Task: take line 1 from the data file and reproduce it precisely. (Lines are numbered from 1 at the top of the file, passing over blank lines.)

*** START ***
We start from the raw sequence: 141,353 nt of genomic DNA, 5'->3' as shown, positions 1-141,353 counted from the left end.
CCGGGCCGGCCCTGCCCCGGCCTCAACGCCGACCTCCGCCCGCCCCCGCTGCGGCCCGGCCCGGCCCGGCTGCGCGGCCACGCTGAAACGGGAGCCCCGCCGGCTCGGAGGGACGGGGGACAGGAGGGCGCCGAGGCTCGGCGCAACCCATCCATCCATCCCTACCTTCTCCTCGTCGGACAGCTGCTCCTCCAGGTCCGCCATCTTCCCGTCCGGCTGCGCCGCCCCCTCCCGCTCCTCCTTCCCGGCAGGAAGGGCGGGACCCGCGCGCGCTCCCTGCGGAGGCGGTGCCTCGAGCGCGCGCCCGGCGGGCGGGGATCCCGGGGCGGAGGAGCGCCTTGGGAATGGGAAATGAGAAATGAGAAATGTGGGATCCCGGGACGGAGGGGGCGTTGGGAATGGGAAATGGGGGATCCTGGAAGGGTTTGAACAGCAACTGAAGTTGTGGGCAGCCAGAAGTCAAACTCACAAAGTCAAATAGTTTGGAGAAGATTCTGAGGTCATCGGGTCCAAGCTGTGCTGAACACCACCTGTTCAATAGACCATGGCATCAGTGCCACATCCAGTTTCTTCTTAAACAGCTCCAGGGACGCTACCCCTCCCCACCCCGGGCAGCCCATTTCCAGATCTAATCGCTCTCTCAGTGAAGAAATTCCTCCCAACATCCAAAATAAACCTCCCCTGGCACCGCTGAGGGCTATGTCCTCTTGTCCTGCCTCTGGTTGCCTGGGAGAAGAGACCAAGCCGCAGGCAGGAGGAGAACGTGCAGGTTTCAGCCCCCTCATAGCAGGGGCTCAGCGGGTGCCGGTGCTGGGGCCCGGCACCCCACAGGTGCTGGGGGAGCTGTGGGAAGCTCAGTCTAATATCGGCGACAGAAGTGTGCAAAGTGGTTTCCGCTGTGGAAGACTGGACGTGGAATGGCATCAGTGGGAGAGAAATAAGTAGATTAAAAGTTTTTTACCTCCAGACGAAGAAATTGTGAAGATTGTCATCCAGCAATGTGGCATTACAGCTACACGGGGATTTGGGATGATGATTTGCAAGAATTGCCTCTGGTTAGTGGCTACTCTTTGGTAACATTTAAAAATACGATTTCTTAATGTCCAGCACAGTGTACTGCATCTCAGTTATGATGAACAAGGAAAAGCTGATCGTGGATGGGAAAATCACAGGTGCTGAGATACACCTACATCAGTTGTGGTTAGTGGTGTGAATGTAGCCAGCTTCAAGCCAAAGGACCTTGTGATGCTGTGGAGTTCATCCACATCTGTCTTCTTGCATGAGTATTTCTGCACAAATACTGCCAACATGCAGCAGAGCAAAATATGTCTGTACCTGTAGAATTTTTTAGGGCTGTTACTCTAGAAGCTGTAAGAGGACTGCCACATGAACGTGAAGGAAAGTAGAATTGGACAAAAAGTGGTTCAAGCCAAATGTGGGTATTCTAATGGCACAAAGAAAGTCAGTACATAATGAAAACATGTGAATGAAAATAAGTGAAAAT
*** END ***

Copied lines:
We start from the raw sequence: 141,353 nt of genomic DNA, 5'->3' as shown, positions 1-141,353 counted from the left end.